Jame Doe: I’ve known my boyfriend for five years now and I have to say I’m good at being in a relationship. If we’re out and about we’re allowed to kiss other people, we’re not possessive of each other. Our love is about admiration, not possession, and we’ve been blessed to make a dynamic that works for us.
However, my 26th birthday came, and I’m mildly freaking the fuck out because I put these imaginary timelines on things that I need to achieve. I think I’ve figured boys out for now, but the growing up thing I’m still lost on.
I just wrote this song called “Nothing Stays the Same” about all the things I’ve been willing to change over the years about myself to make me more marketable. Quite frankly, I’m down to change into something I’m not if it means people will have better access to my music. I just want to love who I shift into, that’s my only stipulation. I’m always down to change and always down to grow.
Kendra: I wanted to talk a bit about OUT/LOUD. You’re the co-coordinator of this music event that focused on the Queer scene in Portland. How’d that come about and is there a set location for the event?
Jame Doe: There’s always room for more queer events. I reached out to a friend who did the booking for Kelly’s Olympian (Portland’s oldest bar) and asked him if they’d be down to host a queer music series. I then met another gay artist (Erik Carlson of DoublePlusGood) and we slowly just figured it out. Our Pride show featured two local drag queens, a DJ, prominent queer acts (Frankie Simone + Layperson were there) and it almost sold out.
I wanted a night that’s specifically dedicated to established queer artists. There are open mics for queer performers around town, but to me, there needed to be a dedicated space for queer musicians outside of pride month. We also host ASL interpreters who are sponsored by local queer businesses (like Botanica Floral Design.)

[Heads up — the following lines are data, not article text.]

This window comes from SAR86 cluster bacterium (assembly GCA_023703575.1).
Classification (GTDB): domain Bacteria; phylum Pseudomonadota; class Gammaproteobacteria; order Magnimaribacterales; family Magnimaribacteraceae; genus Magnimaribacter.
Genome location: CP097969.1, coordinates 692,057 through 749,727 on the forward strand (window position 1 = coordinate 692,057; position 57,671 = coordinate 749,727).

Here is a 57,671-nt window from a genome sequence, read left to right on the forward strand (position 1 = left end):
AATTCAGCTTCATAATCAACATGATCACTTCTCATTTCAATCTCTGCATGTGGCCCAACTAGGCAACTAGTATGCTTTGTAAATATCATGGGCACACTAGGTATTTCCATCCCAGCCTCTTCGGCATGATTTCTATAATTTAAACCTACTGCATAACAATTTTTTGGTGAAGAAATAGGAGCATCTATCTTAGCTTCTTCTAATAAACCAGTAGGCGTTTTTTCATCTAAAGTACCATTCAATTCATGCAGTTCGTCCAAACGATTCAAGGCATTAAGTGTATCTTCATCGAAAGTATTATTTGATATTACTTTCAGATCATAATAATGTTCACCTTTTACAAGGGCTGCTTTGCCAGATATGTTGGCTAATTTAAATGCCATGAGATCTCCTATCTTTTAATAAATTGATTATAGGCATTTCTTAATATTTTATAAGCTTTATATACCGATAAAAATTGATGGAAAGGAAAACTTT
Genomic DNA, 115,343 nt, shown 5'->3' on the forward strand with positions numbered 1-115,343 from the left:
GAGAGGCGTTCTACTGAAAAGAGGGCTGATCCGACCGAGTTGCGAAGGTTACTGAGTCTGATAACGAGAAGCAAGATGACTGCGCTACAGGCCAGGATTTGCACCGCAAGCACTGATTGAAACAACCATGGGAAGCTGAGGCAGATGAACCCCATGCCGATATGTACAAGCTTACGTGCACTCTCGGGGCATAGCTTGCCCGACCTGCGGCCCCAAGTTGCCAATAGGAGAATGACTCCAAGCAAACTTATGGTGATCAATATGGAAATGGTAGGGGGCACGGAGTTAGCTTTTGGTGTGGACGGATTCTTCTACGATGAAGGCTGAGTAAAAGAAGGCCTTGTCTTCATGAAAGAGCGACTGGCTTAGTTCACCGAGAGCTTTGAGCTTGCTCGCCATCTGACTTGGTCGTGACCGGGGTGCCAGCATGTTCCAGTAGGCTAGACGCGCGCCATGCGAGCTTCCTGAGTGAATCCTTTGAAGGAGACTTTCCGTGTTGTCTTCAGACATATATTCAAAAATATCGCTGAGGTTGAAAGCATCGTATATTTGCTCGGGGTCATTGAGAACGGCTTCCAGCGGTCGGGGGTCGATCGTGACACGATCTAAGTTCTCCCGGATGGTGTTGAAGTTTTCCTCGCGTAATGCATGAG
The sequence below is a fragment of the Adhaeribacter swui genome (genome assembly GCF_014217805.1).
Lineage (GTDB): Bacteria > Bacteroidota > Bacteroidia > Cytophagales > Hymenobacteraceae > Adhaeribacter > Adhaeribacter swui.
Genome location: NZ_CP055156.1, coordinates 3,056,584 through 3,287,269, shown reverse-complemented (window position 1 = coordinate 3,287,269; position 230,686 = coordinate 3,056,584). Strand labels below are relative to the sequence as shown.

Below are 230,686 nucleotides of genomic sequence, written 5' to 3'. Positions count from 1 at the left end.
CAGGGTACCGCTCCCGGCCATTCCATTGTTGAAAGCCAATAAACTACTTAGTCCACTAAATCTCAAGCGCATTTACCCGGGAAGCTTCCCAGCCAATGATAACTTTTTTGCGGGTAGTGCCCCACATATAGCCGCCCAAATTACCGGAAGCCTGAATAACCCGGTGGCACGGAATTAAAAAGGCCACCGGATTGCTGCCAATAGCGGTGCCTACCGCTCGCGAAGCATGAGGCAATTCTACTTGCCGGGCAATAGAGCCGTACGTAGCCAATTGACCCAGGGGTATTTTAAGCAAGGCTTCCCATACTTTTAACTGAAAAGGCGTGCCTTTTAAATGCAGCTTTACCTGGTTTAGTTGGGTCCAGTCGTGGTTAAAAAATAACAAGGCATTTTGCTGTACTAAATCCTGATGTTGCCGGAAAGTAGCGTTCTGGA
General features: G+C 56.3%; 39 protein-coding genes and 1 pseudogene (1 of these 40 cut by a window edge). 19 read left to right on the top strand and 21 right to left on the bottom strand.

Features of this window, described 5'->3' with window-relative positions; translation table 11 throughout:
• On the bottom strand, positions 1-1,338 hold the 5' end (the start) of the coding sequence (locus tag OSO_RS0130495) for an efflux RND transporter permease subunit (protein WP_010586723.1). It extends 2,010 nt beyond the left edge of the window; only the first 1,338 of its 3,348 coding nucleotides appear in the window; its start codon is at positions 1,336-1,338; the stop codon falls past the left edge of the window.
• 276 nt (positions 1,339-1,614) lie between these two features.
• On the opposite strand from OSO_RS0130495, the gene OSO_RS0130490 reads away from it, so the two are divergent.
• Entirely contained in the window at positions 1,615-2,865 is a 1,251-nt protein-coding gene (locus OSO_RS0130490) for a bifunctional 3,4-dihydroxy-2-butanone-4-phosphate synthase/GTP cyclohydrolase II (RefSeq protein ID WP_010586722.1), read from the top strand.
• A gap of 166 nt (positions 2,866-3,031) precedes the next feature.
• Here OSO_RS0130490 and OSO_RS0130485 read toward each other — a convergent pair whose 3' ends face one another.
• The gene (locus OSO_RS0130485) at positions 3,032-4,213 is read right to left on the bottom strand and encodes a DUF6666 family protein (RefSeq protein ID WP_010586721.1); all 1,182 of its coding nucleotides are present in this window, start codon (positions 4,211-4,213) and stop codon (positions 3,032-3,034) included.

I’ve never organized something like this and while there are a million moving parts it’s a joy to figure out. I’d never say this in any other situation, but it’s honestly fun to read through a thread 50 emails long when it’s with the Out/Loud folks. The people involved are excited (and respond quickly) and it makes it exciting to work on.
Kendra: Before we say goodbye, let’s play a version of FMK but this is Cover, Duet, Tour With. Out of Elton John, Adele, and Fleetwood Mac which would you simply cover in the comfort of your bedroom, which would you do a duet with in the studio, and which would you want to tour with?
Jame Doe: Those are three of my biggest inspirations. I’m not afraid to say I love the booming vocals of commercial music, and in my eyes, these people are Gods. It’s not to say I don’t wildly admire more niche artists, but with the commercial success, these three have, to know that anyone on earth can know who you are, wow that is inspiring.
Put me on tour with Adele, give me a duet with Fleetwood Mac, and I’m covering “Levon” by Elton John in my bedroom.
Kendra: There are a few shows on the books for July. What’s about August? Anything coming up?
Jame Doe: I’ve got a few shows this month. Playing two nights of a pretty unique version of my set. My drummer is on vacation for a week so I’m doing a piano version of my set that a friend is joining on. I’m taking some time in August to record and work on music, to get out into the world. I’m also taking a weekend off to go up to a family member’s alpaca farm about an hour away from Seattle. I’m extraordinarily excited about that.
I live for the moments I get to perform, I wouldn’t quite say I live for the recording studio. It’s a place I struggle, but if I want to make it in this field I have to make the recording studio work for me. It’s been a challenge to capture the magic of a live performance in a padded room. I get self-conscious about my voice (which never happens live) and I always feel like I’m missing the mark.
Kendra: Lastly, let the people know what you have going on right now!
Jame Doe: My life dream is to spend every night on a different stage singing. I’m figuring out slowly but surely how to make that my reality, and I need to take a minute to tell myself how proud I am of being Jame Doe. If you like my songs show a friend, show your mom (mom’s love me,) show your dad (I love daddies,) show anyone. Thanks for being a part of my journey.